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Photos: Boeing Rolls Out Its New 777X, But Quietly

March 13, 2019
2 min read
Boeing 777X Rollout
Photos: Boeing Rolls Out Its New 777X, But Quietly
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Last Wednesday, many of Boeing's 140,000+ employees likely woke up excited about the company's future. The manufacturer's next-generation wide-body aircraft, the eagerly awaited 777X, was just one week away from its grand debut.

Fast-forward to the day of the event, and Boeing's now in the midst of a serious challenge. Its potentially flawed 737 MAX is currently dominating the news cycle in almost every corner of the globe.

As a result, Boeing made the call to postpone its planned media rollout, while still keeping its 777X program on track. That meant the first test 777-9, with the registration N779XW, debuted as planned on Wednesday — but in front of a group of Washington-based employees, rather than journalists from all around the world. Some of those employees tweeted images of the event, giving us a glimpse.

Boeing also shared an image of the plane, the biggest twin-engine airplane ever made, showcasing its humongous 252-foot length. The 777-9 version pictured below is the longest airliner in the world. It will typically fly about 400 people, and is scheduled to enter service next year. The shorter 777-8, with longer range, will follow.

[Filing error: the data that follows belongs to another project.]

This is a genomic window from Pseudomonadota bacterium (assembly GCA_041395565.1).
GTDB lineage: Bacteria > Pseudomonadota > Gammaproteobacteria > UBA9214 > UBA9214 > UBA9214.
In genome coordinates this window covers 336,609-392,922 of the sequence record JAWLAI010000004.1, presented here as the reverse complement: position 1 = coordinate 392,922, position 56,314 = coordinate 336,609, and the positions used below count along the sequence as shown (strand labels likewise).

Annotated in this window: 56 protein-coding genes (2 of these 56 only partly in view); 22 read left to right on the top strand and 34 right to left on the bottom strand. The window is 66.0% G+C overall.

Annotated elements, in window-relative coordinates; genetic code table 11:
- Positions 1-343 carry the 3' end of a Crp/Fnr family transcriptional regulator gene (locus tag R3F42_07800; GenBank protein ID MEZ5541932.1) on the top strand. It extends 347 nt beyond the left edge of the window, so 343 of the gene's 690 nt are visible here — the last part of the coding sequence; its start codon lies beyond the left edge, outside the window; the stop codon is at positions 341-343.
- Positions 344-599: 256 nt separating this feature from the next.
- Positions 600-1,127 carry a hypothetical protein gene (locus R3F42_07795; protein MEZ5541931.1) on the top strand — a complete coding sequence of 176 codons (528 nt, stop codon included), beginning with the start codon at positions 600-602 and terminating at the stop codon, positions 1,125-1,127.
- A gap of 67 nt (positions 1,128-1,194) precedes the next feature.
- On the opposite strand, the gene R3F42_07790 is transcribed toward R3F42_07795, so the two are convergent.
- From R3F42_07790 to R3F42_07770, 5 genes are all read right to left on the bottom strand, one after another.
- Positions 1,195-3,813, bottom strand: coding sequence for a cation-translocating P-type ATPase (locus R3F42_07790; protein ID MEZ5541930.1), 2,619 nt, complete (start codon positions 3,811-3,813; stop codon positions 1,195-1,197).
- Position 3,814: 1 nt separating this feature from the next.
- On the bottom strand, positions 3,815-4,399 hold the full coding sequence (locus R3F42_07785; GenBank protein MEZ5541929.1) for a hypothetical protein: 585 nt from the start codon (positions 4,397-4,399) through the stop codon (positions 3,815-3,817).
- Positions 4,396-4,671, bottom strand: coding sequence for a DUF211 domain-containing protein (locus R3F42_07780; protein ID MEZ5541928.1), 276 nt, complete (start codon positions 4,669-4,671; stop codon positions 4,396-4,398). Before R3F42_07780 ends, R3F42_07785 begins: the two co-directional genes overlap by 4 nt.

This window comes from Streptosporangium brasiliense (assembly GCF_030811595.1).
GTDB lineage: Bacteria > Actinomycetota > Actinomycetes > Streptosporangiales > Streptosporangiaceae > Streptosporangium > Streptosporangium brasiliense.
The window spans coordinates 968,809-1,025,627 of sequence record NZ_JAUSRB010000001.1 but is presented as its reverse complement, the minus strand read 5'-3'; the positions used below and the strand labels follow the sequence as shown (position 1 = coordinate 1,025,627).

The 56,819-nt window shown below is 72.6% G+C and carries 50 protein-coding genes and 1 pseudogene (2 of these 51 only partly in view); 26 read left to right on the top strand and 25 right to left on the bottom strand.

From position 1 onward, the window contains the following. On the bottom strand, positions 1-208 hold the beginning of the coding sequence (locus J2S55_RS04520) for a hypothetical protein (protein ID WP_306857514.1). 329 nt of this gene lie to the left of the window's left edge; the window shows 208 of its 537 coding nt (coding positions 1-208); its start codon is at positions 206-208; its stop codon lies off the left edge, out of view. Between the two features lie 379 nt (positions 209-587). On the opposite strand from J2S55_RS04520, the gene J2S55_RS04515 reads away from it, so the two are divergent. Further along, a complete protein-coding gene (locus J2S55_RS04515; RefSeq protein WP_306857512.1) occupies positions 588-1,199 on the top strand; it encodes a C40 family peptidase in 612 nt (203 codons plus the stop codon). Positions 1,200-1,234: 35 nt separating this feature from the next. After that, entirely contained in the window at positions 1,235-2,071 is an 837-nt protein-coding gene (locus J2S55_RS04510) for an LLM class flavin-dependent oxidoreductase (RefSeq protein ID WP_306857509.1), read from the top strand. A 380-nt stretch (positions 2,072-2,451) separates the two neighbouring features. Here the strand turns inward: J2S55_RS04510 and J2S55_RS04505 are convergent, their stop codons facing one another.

Photo courtesy of Boeing.

While emotions were undoubtedly mixed, Boeing staffers appeared eager to get up close and personal with the new plane.

Plant workers and engineers alike took to social media to show off the new aircraft, including the plane's signature folding wingtips, which allow it to access existing terminal gates despite an extended-length wing.

Some even managed to capture video footage, giving us a feel for what the much-anticipated event was actually like.

Like the rest of the world, Boeing's social media accounts appear to be focused exclusively on the 737 MAX, though the company's public relations team did send along a couple photos from the event. We're excited to get our own close look at this beautiful new bird soon.

Featured image by Paul Christian Gordon